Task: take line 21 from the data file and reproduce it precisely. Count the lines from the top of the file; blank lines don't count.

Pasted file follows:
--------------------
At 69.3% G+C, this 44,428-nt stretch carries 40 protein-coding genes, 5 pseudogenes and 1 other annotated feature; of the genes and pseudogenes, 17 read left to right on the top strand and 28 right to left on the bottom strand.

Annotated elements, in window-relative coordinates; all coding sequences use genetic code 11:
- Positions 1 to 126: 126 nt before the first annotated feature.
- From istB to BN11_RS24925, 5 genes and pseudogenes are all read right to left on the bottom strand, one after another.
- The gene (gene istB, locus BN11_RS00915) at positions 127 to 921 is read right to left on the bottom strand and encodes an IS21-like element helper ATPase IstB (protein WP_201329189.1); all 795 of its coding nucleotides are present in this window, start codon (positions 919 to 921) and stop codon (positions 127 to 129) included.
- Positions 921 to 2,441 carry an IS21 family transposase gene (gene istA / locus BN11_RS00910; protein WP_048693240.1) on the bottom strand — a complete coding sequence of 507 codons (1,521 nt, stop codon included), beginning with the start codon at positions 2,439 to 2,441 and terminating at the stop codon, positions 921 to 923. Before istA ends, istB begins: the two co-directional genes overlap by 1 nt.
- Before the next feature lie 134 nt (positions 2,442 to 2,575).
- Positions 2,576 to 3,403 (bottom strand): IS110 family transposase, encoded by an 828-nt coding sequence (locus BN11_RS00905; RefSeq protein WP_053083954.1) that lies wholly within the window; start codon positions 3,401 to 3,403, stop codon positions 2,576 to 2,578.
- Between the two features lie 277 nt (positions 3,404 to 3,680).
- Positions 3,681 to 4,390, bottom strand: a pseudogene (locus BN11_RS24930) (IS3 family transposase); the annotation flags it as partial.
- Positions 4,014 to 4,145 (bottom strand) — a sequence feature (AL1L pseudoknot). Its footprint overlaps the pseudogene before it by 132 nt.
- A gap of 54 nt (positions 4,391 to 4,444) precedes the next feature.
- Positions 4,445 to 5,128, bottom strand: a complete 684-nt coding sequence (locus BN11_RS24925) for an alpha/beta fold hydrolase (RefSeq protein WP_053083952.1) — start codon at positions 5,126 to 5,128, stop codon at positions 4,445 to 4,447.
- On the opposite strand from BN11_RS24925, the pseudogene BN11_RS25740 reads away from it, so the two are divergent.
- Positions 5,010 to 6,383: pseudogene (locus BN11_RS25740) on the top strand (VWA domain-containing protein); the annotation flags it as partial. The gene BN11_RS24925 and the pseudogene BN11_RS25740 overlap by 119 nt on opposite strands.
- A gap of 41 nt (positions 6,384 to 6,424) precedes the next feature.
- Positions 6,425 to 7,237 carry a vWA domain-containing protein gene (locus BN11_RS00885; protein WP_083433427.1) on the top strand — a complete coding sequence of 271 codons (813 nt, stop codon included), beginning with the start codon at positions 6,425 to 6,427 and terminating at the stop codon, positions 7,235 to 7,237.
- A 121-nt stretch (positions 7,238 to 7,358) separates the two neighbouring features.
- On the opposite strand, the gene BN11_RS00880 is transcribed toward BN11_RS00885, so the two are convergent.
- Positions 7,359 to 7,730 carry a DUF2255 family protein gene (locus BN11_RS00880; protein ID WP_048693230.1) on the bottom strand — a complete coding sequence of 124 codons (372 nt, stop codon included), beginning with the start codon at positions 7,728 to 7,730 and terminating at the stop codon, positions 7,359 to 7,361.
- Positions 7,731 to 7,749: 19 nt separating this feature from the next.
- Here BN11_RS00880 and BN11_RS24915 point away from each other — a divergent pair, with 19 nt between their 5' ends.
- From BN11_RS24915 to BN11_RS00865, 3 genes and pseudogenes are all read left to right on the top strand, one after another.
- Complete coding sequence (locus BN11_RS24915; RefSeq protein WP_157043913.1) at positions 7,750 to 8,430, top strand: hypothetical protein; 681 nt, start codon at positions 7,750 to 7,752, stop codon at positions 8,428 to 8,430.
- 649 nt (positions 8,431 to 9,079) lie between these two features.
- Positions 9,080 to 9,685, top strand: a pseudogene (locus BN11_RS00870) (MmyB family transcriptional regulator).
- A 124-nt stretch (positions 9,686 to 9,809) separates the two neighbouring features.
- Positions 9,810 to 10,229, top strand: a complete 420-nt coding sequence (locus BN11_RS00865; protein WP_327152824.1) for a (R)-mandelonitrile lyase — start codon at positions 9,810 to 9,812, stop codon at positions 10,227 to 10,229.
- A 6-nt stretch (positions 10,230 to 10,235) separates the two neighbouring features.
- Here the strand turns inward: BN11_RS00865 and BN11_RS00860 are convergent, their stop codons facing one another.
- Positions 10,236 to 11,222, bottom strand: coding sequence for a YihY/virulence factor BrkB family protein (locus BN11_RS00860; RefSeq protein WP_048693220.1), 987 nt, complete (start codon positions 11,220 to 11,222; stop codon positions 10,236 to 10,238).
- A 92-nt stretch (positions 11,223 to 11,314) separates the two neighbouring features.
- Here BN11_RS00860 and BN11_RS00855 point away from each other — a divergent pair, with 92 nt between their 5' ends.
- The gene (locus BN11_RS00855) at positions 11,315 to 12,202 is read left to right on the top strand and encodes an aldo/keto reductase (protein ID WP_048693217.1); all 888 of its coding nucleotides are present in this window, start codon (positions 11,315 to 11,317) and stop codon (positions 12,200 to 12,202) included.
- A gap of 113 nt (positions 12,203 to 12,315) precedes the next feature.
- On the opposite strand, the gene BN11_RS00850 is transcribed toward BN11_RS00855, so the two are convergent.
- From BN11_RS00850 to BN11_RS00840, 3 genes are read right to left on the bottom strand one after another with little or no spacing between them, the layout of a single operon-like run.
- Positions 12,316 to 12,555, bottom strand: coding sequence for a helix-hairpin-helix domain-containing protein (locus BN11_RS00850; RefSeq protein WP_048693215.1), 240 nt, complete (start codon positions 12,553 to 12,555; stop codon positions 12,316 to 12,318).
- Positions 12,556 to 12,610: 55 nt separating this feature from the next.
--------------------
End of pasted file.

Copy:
- Positions 7,731 to 7,749: 19 nt separating this feature from the next.